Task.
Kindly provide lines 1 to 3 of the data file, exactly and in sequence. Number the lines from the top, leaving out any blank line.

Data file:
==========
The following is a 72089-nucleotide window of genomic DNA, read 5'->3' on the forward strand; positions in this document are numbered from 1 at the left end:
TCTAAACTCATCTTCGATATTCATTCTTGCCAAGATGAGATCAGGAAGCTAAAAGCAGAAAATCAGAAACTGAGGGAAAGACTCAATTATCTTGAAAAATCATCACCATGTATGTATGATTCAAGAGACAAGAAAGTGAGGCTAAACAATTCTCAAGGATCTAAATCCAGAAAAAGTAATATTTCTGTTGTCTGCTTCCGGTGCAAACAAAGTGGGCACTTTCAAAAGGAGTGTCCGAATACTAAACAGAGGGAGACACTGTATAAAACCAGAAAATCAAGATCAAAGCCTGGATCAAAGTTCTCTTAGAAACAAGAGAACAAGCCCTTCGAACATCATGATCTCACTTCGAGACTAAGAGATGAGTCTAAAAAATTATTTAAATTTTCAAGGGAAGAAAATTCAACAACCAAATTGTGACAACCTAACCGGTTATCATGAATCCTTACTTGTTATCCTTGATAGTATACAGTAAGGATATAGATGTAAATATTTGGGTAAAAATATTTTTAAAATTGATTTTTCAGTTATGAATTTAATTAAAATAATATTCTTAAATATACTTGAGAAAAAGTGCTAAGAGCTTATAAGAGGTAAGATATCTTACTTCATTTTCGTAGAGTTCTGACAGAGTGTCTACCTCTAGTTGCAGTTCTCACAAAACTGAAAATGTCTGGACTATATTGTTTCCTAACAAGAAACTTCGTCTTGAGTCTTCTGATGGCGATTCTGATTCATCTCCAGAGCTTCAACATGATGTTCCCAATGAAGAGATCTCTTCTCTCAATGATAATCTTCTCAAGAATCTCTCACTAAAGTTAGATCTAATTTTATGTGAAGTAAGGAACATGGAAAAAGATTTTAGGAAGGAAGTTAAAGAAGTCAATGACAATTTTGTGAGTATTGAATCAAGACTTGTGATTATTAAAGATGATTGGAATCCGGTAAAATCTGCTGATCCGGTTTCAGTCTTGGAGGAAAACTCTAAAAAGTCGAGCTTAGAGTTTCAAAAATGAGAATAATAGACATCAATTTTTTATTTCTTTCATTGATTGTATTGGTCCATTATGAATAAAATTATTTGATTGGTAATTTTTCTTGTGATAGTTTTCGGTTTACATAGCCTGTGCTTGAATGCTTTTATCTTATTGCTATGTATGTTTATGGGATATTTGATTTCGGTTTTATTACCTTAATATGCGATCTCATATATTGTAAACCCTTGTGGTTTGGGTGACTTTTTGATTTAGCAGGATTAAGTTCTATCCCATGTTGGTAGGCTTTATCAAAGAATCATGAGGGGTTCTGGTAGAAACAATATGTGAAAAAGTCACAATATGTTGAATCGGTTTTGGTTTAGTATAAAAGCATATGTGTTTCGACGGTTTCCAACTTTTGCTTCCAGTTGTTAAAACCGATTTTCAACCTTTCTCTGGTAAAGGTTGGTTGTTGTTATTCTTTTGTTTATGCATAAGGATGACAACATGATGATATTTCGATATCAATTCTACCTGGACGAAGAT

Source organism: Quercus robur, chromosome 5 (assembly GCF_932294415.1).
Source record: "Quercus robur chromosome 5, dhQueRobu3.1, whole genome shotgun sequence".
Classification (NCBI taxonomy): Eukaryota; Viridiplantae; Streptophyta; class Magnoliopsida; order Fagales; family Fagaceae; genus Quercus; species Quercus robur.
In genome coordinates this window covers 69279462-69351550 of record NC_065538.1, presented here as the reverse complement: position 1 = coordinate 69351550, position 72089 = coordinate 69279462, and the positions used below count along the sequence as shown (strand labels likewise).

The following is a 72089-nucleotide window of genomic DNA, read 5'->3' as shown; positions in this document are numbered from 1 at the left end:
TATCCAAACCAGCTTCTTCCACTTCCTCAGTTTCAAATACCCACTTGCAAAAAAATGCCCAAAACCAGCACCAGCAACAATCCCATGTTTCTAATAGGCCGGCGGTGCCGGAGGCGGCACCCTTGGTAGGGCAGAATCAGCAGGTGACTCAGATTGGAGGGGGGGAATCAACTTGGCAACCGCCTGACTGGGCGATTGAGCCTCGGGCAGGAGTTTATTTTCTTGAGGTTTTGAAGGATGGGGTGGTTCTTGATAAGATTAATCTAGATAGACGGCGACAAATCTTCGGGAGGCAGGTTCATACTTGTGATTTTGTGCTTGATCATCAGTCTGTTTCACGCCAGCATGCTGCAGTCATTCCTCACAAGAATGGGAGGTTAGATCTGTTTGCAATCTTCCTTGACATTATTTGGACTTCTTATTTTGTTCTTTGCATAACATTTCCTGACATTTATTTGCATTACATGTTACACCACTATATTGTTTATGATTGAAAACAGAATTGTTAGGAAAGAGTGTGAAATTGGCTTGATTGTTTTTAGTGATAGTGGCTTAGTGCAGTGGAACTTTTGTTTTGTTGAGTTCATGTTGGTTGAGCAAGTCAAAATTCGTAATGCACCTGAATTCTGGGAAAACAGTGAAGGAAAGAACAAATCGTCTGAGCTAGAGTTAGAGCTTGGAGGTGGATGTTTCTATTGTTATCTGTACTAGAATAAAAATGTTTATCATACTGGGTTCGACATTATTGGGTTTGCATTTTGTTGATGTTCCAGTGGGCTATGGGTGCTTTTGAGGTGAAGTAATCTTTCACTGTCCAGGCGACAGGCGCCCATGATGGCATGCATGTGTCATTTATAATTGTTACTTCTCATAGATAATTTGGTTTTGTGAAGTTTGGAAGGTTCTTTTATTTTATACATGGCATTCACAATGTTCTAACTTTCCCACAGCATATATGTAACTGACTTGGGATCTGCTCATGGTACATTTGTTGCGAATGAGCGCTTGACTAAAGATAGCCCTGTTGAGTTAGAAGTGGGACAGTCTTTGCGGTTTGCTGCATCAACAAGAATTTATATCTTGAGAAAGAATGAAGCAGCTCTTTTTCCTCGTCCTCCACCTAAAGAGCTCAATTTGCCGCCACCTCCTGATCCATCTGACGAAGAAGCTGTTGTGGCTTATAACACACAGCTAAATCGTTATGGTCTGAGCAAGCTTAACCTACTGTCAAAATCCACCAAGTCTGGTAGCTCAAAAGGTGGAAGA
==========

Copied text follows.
The following is a 72089-nucleotide window of genomic DNA, read 5'->3' on the forward strand; positions in this document are numbered from 1 at the left end:
TCTAAACTCATCTTCGATATTCATTCTTGCCAAGATGAGATCAGGAAGCTAAAAGCAGAAAATCAGAAACTGAGGGAAAGACTCAATTATCTTGAAAAATCATCACCATGTATGTATGATTCAAGAGACAAGAAAGTGAGGCTAAACAATTCTCAAGGATCTAAATCCAGAAAAAGTAATATTTCTGTTGTCTGCTTCCGGTGCAAACAAAGTGGGCACTTTCAAAAGGAGTGTCCGAATACTAAACAGAGGGAGACACTGTATAAAACCAGAAAATCAAGATCAAAGCCTGGATCAAAGTTCTCTTAGAAACAAGAGAACAAGCCCTTCGAACATCATGATCTCACTTCGAGACTAAGAGATGAGTCTAAAAAATTATTTAAATTTTCAAGGGAAGAAAATTCAACAACCAAATTGTGACAACCTAACCGGTTATCATGAATCCTTACTTGTTATCCTTGATAGTATACAGTAAGGATATAGATGTAAATATTTGGGTAAAAATATTTTTAAAATTGATTTTTCAGTTATGAATTTAATTAAAATAATATTCTTAAATATACTTGAGAAAAAGTGCTAAGAGCTTATAAGAGGTAAGATATCTTACTTCATTTTCGTAGAGTTCTGACAGAGTGTCTACCTCTAGTTGCAGTTCTCACAAAACTGAAAATGTCTGGACTATATTGTTTCCTAACAAGAAACTTCGTCTTGAGTCTTCTGATGGCGATTCTGATTCATCTCCAGAGCTTCAACATGATGTTCCCAATGAAGAGATCTCTTCTCTCAATGATAATCTTCTCAAGAATCTCTCACTAAAGTTAGATCTAATTTTATGTGAAGTAAGGAACATGGAAAAAGATTTTAGGAAGGAAGTTAAAGAAGTCAATGACAATTTTGTGAGTATTGAATCAAGACTTGTGATTATTAAAGATGATTGGAATCCGGTAAAATCTGCTGATCCGGTTTCAGTCTTGGAGGAAAACTCTAAAAAGTCGAGCTTAGAGTTTCAAAAATGAGAATAATAGACATCAATTTTTTATTTCTTTCATTGATTGTATTGGTCCATTATGAATAAAATTATTTGATTGGTAATTTTTCTTGTGATAGTTTTCGGTTTACATAGCCTGTGCTTGAATGCTTTTATCTTATTGCTATGTATGTTTATGGGATATTTGATTTCGGTTTTATTACCTTAATATGCGATCTCATATATTGTAAACCCTTGTGGTTTGGGTGACTTTTTGATTTAGCAGGATTAAGTTCTATCCCATGTTGGTAGGCTTTATCAAAGAATCATGAGGGGTTCTGGTAGAAACAATATGTGAAAAAGTCACAATATGTTGAATCGGTTTTGGTTTAGTATAAAAGCATATGTGTTTCGACGGTTTCCAACTTTTGCTTCCAGTTGTTAAAACCGATTTTCAACCTTTCTCTGGTAAAGGTTGGTTGTTGTTATTCTTTTGTTTATGCATAAGGATGACAACATGATGATATTTCGATATCAATTCTACCTGGACGAAGAT

Source organism: Quercus robur, chromosome 5 (assembly GCF_932294415.1).